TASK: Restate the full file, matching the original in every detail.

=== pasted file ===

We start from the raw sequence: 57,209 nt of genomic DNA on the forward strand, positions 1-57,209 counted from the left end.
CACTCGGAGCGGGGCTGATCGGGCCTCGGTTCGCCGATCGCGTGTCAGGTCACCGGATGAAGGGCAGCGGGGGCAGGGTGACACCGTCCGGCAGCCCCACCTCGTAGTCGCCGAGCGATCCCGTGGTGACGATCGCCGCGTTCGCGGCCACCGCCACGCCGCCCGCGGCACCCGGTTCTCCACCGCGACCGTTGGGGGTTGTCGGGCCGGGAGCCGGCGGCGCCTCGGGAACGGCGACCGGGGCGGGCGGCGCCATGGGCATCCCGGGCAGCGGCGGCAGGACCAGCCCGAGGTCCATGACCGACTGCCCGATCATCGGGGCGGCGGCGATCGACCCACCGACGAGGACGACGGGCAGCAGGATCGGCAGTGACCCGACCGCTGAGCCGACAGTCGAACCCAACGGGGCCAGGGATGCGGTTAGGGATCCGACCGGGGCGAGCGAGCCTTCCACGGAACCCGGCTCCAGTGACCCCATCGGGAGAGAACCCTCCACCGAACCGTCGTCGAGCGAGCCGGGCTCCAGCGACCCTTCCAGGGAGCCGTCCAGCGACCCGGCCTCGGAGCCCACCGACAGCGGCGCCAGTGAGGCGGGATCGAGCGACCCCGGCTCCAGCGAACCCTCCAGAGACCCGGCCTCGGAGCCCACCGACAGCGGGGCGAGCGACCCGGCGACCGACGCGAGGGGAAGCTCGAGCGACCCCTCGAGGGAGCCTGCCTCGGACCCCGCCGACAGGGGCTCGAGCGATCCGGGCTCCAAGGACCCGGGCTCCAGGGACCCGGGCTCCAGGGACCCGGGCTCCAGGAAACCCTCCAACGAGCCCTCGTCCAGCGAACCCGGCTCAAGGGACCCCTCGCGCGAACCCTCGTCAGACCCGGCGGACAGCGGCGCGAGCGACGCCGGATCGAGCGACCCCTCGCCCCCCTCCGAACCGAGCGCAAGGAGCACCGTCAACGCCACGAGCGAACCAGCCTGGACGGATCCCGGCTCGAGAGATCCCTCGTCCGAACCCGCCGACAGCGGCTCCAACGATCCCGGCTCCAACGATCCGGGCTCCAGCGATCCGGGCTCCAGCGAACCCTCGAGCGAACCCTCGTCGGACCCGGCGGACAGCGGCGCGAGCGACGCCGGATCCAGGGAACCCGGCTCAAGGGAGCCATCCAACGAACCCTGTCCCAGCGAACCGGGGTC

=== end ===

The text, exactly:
We start from the raw sequence: 57,209 nt of genomic DNA on the forward strand, positions 1-57,209 counted from the left end.
CACTCGGAGCGGGGCTGATCGGGCCTCGGTTCGCCGATCGCGTGTCAGGTCACCGGATGAAGGGCAGCGGGGGCAGGGTGACACCGTCCGGCAGCCCCACCTCGTAGTCGCCGAGCGATCCCGTGGTGACGATCGCCGCGTTCGCGGCCACCGCCACGCCGCCCGCGGCACCCGGTTCTCCACCGCGACCGTTGGGGGTTGTCGGGCCGGGAGCCGGCGGCGCCTCGGGAACGGCGACCGGGGCGGGCGGCGCCATGGGCATCCCGGGCAGCGGCGGCAGGACCAGCCCGAGGTCCATGACCGACTGCCCGATCATCGGGGCGGCGGCGATCGACCCACCGACGAGGACGACGGGCAGCAGGATCGGCAGTGACCCGACCGCTGAGCCGACAGTCGAACCCAACGGGGCCAGGGATGCGGTTAGGGATCCGACCGGGGCGAGCGAGCCTTCCACGGAACCCGGCTCCAGTGACCCCATCGGGAGAGAACCCTCCACCGAACCGTCGTCGAGCGAGCCGGGCTCCAGCGACCCTTCCAGGGAGCCGTCCAGCGACCCGGCCTCGGAGCCCACCGACAGCGGCGCCAGTGAGGCGGGATCGAGCGACCCCGGCTCCAGCGAACCCTCCAGAGACCCGGCCTCGGAGCCCACCGACAGCGGGGCGAGCGACCCGGCGACCGACGCGAGGGGAAGCTCGAGCGACCCCTCGAGGGAGCCTGCCTCGGACCCCGCCGACAGGGGCTCGAGCGATCCGGGCTCCAAGGACCCGGGCTCCAGGGACCCGGGCTCCAGGGACCCGGGCTCCAGGAAACCCTCCAACGAGCCCTCGTCCAGCGAACCCGGCTCAAGGGACCCCTCGCGCGAACCCTCGTCAGACCCGGCGGACAGCGGCGCGAGCGACGCCGGATCGAGCGACCCCTCGCCCCCCTCCGAACCGAGCGCAAGGAGCACCGTCAACGCCACGAGCGAACCAGCCTGGACGGATCCCGGCTCGAGAGATCCCTCGTCCGAACCCGCCGACAGCGGCTCCAACGATCCCGGCTCCAACGATCCGGGCTCCAGCGATCCGGGCTCCAGCGAACCCTCGAGCGAACCCTCGTCGGACCCGGCGGACAGCGGCGCGAGCGACGCCGGATCCAGGGAACCCGGCTCAAGGGAGCCATCCAACGAACCCTGTCCCAGCGAACCGGGGTC